I'm afraid tax laws are a bit more simple than property laws! Income is income, whatever the legal status of the source. They are always very clear about that one.

However if you don't sell Bitcoins then you won't have any tax liability.

I see this entire thread as missing the point.

If you don't want your bitcoins to be stolen be careful about how you store them.

If you're not sure the police will do anything to help you recover stolen bitcoins and you don't want them to be stolen be very careful about how you store them.

I think you have missed the fact that this is precisely my point!
bitcoinbear
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October 12, 2012, 04:13:24 PM
 #14

If bitcoin is not property, it cannot be owned. If it cannot be owned, obviously I do not own any. If I do not own any, obviously I do not owe any taxes on it. Thanks for solving the tax problem for bitcoins! Smiley

-MarkM-


Haha wouldn't that be nice.

I'm afraid tax laws are a bit more simple than property laws! Income is income, whatever the legal status of the source. They are always very clear about that one.

However if you don't sell Bitcoins then you won't have any tax liability.

To have something count as income, you have to gain possesion of it. If bitcoins cannot be owned then they cannot be income.

It does not matter if you sell them or not. What matter is if you own them or not. If one can own bitcoins, and I claim they can, then whether you sell them or not makes no difference. Just like any barter transactions. For example, I do some work for a guy and he gives me a TV. That TV would count as income whether I sell it or not. Barter transactions may be more complicated and harder for the government to monitor, but they are still taxed like monetary transactions.

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October 12, 2012, 04:17:35 PM
 #15

There's no legal precedent for stealing Bitcoins = theft, but I am certain any court of law would rule it theft if it came up in a lawsuit.  They have obvious value, and people can own them.
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October 12, 2012, 04:40:06 PM
Last edit: October 12, 2012, 05:49:02 PM by Gatorhex
 #16

Hacking is a crime.

Breaking a contract for non-legal tender is not.
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October 12, 2012, 04:53:51 PM
 #17

I suspect theft of bitcoins will be hard to demonstrate, although most jurisdictions do have a concept of intangible property, and unless china does not, I dont see why it wouldnt have applied to that game sword.

In most jurisdictions, intangible property is things like copyright, patents, trademarks, brands and other intellectual property. While these are universally recognized as own-able properties, it's reasonable to say that none of these can be stolen in the same way as a Bitcoin. Intangible property is more a thing to be misused, or infringed upon. I can steal a Bitcoin and remove it from circulation, but I can't steal the Coca Cola logo and remove it from circulation.

From a semantic point of view, Bitcoins are of course intangible, but from a legal point of view I think they have little in common with what is usually defined as intangible property.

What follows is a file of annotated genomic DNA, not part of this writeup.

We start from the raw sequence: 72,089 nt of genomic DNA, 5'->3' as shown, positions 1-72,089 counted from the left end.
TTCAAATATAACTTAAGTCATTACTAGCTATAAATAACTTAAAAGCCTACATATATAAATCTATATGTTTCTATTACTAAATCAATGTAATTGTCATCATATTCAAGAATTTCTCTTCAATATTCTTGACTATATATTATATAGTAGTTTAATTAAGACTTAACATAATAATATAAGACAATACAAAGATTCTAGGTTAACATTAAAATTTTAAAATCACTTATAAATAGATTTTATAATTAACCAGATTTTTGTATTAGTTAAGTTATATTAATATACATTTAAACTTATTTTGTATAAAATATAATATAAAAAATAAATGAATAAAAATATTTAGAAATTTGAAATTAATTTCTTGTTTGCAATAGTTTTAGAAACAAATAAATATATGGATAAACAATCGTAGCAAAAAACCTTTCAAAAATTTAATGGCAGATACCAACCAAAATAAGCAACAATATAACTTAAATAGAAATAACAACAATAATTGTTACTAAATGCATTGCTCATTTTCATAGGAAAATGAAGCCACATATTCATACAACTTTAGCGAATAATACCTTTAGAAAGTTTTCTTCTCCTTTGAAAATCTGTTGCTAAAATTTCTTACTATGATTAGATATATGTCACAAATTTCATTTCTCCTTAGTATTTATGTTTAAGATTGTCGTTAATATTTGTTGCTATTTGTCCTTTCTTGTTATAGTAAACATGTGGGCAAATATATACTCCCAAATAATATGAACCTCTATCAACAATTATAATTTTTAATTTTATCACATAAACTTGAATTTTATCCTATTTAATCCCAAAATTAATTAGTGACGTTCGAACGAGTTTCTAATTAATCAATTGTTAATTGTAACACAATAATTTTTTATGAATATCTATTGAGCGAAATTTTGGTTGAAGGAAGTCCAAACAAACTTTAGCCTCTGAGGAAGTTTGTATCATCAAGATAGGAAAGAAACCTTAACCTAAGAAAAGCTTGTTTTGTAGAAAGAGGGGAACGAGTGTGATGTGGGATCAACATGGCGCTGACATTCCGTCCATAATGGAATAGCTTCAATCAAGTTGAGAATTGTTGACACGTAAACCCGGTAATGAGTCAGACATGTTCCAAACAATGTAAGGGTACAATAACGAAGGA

If I prepay a year of tuition at a local university, what do I have?  Nothing?  Or a right to attend school there?  Is that an asset?  Do I own it?  Is it tangible?  Is it intellectual property?

There are plenty of other kinds of intangible property that aren't intellectual property.  Examples include unpaid debts, water rights, liquor licenses, stocks, futures, electronic event tickets, someone's promise to perform or deliver something at a later date', etc...

Companies claiming they got hacked and lost your coins sounds like fraud so perfect it could be called fashionable.  I never believe them.  If I ever experience the misfortune of a real intrusion, I declare I have been honest about the way I have managed the keys in Casascius Coins.  I maintain no ability to recover or reproduce the keys, not even under limitless duress or total intrusion.  Remember that trusting strangers with your coins without any recourse is, as a matter of principle, not a best practice.  Don't keep coins online. Use paper or hardware wallets instead.
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October 12, 2012, 04:55:05 PM
 #18

Hacking is a crime.

Breaking a contract for non-legal tender is not.
Breaking a contract may not be a crime, but you can still certainly be sued for it.
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October 12, 2012, 04:59:17 PM
 #19

Quote
Breaking a contract may not be a crime, but you can still certainly be sued for it.

No you cannot. All contracts have to made in the legal tender of the land to be recognised by the court of the land. If you cannot pay your taxes in it, it's not legal tender.
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October 12, 2012, 05:05:12 PM
 #20

Quote
Breaking a contract may not be a crime, but you can still certainly be sued for it.

No you cannot. All contracts have to made in the legal tender of the land to be recognised by the court of the land. If you cannot ay your taxes in it, it's not legal tender.
Not sure what land you are from, but this is definitely not true in the United States.

I can enter a contract with someone to exchange 5 televisions for their 3 microwave ovens.  If they fail to deliver the microwave ovens, the courts of the land will still recognize the contract.  Now, I will be expected to be willing to accept the legal tender of the land as restitution.  But once I have that legal tender, I can go find someone willing to exchange 3 microwave ovens for it to make my intended transaction whole once again.